by Juan Pablo Frias, MD
Achieving glucose goals is a critical part of overall diabetes management. The better the glucose control the lower the risk of long-term complications . Taking two or more glucose-lowering medications is usually needed in people with type 2 diabetes to achieve normal or near-normal glucose control.
This often means adding a long-acting basal insulin (for example, Lantus, Toujeo or Tresiba) to oral medication(s). Basal insulin primarily lowers fasting glucose and glucose levels before meals. If basal insulin and oral medications do not adequately lower overall glucose control, a commonly accepted next step in treatment is to add an injectable GLP-1 receptor agonist (RA) such as Byetta or Bydurion, Victoza, Trulicity, Tanzeum or Adlyxin. These medications primarily lower glucose values after meals and may also have effects on fasting glucose. Important to people with type 2 diabetes, the GLP-1 RAs often lead to weight loss. Treatment with a basal insulin and a GLP-1 RA makes a lot of sense since both fasting and post-meal glucose are addressed, helping to lower blood sugar levels further.
“Both new fixed-ratio combination products provide people with type 2 diabetes and their providers with a treatment option that is convenient, easy-to-use, and works to safely improve glucose control by combining two medications with different mechanisms of action in one pen device.” –Dr. Juan Frias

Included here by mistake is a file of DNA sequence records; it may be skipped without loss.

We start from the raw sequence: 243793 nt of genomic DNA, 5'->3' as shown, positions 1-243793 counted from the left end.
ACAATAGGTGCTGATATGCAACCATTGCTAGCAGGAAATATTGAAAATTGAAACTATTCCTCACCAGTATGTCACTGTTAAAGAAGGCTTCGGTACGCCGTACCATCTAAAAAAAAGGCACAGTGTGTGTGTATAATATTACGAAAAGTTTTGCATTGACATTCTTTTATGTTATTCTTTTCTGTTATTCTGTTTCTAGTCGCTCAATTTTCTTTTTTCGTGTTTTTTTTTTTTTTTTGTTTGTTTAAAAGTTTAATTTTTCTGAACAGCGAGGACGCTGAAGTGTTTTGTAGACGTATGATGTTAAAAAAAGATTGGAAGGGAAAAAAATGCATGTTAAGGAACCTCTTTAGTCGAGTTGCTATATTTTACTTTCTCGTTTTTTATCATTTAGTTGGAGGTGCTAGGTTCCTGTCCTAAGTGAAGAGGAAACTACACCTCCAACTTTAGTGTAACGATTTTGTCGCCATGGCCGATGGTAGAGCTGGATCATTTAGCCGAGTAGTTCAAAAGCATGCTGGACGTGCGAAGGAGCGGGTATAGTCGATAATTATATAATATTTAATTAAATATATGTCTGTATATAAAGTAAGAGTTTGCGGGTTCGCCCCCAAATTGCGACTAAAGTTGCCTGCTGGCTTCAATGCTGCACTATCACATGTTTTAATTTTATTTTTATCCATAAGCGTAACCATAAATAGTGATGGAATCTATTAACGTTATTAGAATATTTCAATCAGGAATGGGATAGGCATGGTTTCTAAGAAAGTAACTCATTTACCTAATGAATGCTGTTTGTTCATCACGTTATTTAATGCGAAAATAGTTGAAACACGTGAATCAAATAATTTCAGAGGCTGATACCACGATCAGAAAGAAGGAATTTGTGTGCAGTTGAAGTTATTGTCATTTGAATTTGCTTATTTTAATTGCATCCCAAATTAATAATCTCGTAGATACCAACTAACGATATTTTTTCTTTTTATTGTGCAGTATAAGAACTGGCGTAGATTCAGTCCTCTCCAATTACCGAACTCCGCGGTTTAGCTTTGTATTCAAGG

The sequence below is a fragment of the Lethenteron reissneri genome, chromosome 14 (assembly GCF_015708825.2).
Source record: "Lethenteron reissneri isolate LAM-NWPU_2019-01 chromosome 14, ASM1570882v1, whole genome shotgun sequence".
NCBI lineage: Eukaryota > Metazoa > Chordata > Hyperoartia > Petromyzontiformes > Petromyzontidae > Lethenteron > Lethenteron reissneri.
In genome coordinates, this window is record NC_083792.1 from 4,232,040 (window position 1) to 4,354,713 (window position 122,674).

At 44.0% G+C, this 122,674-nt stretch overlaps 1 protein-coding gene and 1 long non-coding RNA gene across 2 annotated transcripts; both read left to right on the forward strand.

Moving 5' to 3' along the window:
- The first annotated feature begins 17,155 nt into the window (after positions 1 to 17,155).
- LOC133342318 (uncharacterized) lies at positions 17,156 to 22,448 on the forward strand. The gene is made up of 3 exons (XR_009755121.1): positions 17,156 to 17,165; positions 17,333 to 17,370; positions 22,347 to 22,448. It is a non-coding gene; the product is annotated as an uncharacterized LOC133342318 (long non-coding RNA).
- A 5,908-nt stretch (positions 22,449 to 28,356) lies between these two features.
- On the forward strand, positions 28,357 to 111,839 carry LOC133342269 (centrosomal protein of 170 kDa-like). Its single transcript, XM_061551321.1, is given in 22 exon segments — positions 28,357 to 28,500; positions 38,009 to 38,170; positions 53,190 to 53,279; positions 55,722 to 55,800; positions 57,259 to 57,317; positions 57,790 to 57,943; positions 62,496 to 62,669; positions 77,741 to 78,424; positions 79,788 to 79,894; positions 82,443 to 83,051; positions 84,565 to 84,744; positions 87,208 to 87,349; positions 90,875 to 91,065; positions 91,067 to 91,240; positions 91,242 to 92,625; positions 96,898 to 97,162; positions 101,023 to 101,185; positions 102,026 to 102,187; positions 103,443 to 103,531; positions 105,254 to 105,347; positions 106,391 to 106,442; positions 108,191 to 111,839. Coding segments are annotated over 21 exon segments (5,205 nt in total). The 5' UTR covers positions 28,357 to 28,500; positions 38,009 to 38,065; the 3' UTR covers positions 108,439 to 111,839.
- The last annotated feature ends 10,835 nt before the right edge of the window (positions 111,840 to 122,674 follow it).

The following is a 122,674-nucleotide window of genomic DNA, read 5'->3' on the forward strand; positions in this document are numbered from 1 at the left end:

Until recently, people using basal insulin and a GLP-1 RA had to do so by administering each medication separately, therefore needing two separate injections. The FDA recently approved two products that combine basal insulin with a GLP-1 RA in one pen device. The two so-called “fixed ratio combination” products are Soliqua 100/33 and Xultophy 100/3.6. In published clinical trials, both combination medications were shown to result in better glucose control than basal insulin or a GLP-1 RA alone and with the added benefit of weight loss (rather than weight gain seen with insulin alone). Both medications did so without increasing the risk of hypoglycemia, and with fewer gastrointestinal side effects (e.g., nausea, vomiting, diarrhea) than with a GLP-1 RA alone. So, basically, these combinations offer better glucose control with lower risk of adverse effects than the individual components alone.
Soliqua 100/33 is approved for people with type 2 diabetes who are not achieving glucose goals on less than 60 units of basal insulin or lixisenatide. Xultophy 100/3.6 is approved for people with type 2 diabetes who are not achieving glucose goals on less than 50 units of basal insulin or liraglutide. Both Soliqua 100/33 and Xultophy 100/3.6 are administered once daily and come in a pen that is similar to an insulin pen. Like basal insulin, blood glucose levels should be monitored at least once daily in the morning (fasting) and the dose of the medication should be adjusted, if needed, based on fasting glucose values. The exact timing and amount of dose adjustment should be discussed with a healthcare provider. Precautions and contraindications should also be discussed with a healthcare provider, but in general, both medications have been shown to be very safe and well tolerated in appropriate people with type 2 diabetes.
Soliqua 100/33 is now available in the US and Sanofi, the manufacturer, provides a $0 co-pay card for qualifying commercially insured people as well as a COACH Program that provides support to people using the medication. Information on both programs can be found at soliqua100-33.com. Xultophy 100/3.6 should be available in the US very soon and the manufacturer, Novo Nordisk, will likely have programs to support its use. Both new fixed-ratio combination products provide people with type 2 diabetes and their providers with a treatment option that is convenient, easy-to-use, and works to safely improve glucose control by combining two medications with different mechanisms of action in one pen device.